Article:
Scientists have used laboratory simulations to recreate conditions on early Earth and have discovered that the evolution of ancient proteins for all forms of life on the planet, including plants, animals and humans, would not have been possible without specific amino acids.
The discovery of the role that amino acids played in shaping the genetic code of ancient microorganisms sheds new light on the age-old mystery of the origin of life on Earth.
“You see the same amino acids in every organism, from humans to bacteria to archaea, and that’s because all things on Earth are connected through this tree of life that has an origin, an organism that was the ancestor of all living things,” Stephen said Fried, a Johns Hopkins chemist who led the research with researchers at Charles University in the Czech Republic. “We’re describing the events that shaped why that ancestor got the amino acids that it did.”
The results have recently been published in Journal of the American Chemical Society.
In the laboratory, the researchers mimicked primordial protein synthesis 4 billion years ago by using an alternative set of amino acids that were very abundant before life appeared on Earth.
They found ancient organic compounds integrated the amino acids best suited for protein folding into their biochemistry. In other words, life on Earth thrived not only because some amino acids were available and easy to make in ancient habitats, but because some of them were particularly good at helping proteins assume specific shapes to perform crucial functions.
“Protein folding basically allowed us to do evolution before there was even life on our planet,” Fried said. “You could have evolution before you had biology, you could have natural selection for the chemicals that are useful for life even before there was DNA.”
Although the original Earth had hundreds of amino acids, all living things use the same 20 of these compounds. Fried calls these connections “canonical.” But science has struggled to figure out what is so special—if anything—about these 20 amino acids.
In its first billion years, Earth’s atmosphere consisted of an assortment of gases such as ammonia and carbon dioxide that reacted with high levels of ultraviolet radiation to make some of the simpler canonical amino acids. Others arrived via the special delivery of meteorites, which introduced a mixed bag of ingredients that helped life on Earth complete a set of 10 “early” amino acids.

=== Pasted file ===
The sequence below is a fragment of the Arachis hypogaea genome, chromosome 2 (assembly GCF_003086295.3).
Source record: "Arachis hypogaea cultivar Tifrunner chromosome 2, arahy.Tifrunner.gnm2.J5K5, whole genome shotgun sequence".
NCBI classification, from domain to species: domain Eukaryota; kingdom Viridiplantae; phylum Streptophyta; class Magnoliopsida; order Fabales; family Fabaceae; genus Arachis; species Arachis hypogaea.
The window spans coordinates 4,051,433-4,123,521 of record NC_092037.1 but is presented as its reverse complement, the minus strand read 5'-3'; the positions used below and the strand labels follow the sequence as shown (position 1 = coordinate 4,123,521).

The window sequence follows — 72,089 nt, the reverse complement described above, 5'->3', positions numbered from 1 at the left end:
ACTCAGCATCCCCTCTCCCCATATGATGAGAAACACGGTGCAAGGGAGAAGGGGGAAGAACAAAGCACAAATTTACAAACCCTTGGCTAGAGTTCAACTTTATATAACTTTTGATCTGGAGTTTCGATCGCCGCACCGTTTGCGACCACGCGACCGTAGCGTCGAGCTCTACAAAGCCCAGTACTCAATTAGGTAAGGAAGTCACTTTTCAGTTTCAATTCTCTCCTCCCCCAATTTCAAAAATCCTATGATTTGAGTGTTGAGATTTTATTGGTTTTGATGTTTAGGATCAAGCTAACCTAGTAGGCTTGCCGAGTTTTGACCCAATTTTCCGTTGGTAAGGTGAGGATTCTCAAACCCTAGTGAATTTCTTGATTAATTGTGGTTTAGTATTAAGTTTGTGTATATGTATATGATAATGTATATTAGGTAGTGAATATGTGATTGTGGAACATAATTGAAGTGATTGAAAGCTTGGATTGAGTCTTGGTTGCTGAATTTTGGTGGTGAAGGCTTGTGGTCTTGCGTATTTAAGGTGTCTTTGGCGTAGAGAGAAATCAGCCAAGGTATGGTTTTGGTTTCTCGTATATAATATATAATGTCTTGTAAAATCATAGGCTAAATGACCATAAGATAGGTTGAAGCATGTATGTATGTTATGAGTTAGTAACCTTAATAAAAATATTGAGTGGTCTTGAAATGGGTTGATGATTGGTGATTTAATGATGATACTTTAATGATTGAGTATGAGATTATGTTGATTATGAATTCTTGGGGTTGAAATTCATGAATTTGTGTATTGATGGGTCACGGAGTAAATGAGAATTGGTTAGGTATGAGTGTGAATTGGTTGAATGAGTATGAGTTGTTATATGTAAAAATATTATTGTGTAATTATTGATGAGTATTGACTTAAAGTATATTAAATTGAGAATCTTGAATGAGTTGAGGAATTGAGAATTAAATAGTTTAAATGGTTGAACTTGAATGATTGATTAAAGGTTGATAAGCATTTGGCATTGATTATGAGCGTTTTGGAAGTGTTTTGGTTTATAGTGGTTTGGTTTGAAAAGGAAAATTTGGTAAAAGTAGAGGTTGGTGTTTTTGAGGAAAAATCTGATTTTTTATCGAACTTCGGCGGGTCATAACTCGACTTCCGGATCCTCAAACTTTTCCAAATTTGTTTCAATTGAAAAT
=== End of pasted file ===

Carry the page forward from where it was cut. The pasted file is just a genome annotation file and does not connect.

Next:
How the rest came to be is an open question that Fried’s team is trying to answer with the new research, especially since these space rocks brought much more than the “modern” amino acids.
“We’re trying to figure out what was so special about our canonical amino acids,” Fried said. “Were they chosen for a specific reason?”
Scientists estimate that the Earth is 4.6 billion years old, and that DNA, proteins and other molecules only began to form simple organisms 3.8 billion years ago. The new research provides new clues to the mystery of what happened in between.
“To have evolution in the Darwinian sense, you have to have this whole sophisticated way of flipping genetic molecules like DNA and RNA to proteins. But replicating DNA also requires proteins, so we have a chicken-and-egg problem,” Fried said. “Our research shows that nature could have selected building blocks with useful properties before Darwinian evolution.”
Scientists have seen amino acids in asteroids far from Earth, suggesting that these compounds are ubiquitous in other corners of the universe. Fried therefore believes that the new research may also have an impact on the possibility of finding life beyond Earth.
“The universe seems to love amino acids,” Fried said. “Maybe if we found life on another planet, it wouldn’t be so different.”
Reference: “Early Selection of the Amino Acid Alphabet Was Adaptively Shaped by Biophysical Constraints of Foldability” by Mikhail Makarov, Alma C. Sanchez Rocha, Robin Krystufek, Ivan Cherepashuk, Volha Dzmitruk, Tatsiana Charnavets, Anneliese M. Faustino, Kosuke Leblike Fujishima, Stephen D. Fried and Klara Hlouchova, February 24, 2023, Journal of the American Chemical Society.
The study was funded by the Human Frontier Science Program and the NIH Director’s New Innovator Award.